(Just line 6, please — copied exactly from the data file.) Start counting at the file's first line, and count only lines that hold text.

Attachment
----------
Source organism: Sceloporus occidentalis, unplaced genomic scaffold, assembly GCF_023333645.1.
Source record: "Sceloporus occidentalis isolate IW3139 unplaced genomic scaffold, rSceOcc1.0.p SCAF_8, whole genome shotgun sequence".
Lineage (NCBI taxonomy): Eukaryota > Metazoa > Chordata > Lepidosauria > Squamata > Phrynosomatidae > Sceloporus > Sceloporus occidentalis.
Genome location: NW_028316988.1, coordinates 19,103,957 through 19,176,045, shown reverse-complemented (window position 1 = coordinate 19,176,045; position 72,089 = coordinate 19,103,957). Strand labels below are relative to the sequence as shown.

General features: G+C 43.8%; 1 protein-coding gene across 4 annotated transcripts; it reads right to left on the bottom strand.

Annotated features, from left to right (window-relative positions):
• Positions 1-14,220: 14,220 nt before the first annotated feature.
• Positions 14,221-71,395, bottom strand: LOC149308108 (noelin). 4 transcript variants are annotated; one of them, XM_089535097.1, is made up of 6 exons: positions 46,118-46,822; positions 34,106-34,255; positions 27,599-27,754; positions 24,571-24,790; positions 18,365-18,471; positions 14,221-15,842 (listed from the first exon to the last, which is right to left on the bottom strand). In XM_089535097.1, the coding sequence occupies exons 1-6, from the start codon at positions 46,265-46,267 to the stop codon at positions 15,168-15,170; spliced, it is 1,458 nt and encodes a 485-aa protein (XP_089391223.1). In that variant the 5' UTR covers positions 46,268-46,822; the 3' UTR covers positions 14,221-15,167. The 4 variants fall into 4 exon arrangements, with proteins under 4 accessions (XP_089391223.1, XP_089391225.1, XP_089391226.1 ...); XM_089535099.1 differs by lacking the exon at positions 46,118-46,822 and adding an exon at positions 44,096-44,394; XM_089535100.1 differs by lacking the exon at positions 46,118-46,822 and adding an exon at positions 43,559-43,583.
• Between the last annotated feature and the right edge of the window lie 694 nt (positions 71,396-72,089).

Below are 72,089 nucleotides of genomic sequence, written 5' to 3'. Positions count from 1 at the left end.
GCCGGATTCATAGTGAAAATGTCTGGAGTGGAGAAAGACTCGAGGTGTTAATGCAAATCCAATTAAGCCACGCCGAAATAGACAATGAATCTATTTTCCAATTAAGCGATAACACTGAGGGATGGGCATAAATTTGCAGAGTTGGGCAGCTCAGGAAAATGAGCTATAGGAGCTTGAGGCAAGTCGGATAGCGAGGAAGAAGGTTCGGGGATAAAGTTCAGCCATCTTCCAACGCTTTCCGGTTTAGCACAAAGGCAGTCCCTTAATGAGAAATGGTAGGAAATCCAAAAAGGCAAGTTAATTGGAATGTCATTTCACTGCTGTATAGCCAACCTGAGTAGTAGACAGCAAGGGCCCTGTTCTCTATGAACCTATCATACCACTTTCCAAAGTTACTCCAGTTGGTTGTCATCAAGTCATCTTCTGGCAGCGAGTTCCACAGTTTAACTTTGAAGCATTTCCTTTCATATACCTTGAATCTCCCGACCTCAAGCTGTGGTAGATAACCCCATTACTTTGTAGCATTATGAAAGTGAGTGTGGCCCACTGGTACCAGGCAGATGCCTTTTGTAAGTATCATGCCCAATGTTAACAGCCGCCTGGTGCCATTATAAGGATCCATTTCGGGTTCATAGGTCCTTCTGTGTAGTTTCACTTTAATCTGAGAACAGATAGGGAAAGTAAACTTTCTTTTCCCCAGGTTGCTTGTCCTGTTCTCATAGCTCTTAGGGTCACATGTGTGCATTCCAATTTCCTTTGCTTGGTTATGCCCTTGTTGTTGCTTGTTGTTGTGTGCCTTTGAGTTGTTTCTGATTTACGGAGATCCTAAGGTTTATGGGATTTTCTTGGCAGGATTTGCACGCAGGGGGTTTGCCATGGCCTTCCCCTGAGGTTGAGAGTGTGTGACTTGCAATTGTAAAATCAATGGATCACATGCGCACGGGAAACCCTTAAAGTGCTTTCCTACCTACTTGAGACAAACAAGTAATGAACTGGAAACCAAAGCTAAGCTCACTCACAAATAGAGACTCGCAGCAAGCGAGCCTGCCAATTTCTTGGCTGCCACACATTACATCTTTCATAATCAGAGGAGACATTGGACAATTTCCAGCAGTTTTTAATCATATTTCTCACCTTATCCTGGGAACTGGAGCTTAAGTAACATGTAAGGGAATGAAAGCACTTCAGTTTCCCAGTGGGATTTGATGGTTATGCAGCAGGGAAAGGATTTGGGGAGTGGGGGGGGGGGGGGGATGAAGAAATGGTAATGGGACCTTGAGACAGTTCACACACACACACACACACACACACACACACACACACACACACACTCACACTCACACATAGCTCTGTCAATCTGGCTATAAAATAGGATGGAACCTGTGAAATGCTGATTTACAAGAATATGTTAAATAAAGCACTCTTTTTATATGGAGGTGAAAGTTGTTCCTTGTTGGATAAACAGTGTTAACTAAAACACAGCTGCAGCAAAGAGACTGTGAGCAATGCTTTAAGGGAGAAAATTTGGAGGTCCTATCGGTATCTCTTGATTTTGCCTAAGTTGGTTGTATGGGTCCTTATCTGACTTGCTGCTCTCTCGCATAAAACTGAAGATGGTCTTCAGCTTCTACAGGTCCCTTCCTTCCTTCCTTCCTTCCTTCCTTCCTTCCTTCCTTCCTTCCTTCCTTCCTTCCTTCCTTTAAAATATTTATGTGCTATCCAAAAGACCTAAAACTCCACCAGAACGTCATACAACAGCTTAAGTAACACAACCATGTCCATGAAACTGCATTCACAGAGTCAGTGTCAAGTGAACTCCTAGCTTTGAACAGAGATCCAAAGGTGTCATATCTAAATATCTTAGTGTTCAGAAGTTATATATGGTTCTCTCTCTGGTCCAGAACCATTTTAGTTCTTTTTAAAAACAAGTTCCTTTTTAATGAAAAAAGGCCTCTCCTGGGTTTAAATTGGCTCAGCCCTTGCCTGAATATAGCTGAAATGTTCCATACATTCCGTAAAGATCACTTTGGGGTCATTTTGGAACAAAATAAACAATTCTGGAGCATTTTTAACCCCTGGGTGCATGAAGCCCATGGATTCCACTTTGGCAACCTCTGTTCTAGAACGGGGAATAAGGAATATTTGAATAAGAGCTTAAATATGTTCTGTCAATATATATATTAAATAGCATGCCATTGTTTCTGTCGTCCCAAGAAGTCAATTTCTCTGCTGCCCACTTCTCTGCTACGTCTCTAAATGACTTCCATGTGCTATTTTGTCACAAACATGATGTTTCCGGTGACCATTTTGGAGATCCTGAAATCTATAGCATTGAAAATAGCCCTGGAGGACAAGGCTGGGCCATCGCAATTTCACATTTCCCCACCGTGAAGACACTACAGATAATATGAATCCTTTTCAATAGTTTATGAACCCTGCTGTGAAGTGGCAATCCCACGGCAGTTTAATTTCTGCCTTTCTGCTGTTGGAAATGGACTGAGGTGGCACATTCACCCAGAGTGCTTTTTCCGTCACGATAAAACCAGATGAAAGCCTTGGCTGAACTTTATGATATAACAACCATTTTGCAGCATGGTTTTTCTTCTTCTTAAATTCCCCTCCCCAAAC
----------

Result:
Annotated features, from left to right (window-relative positions):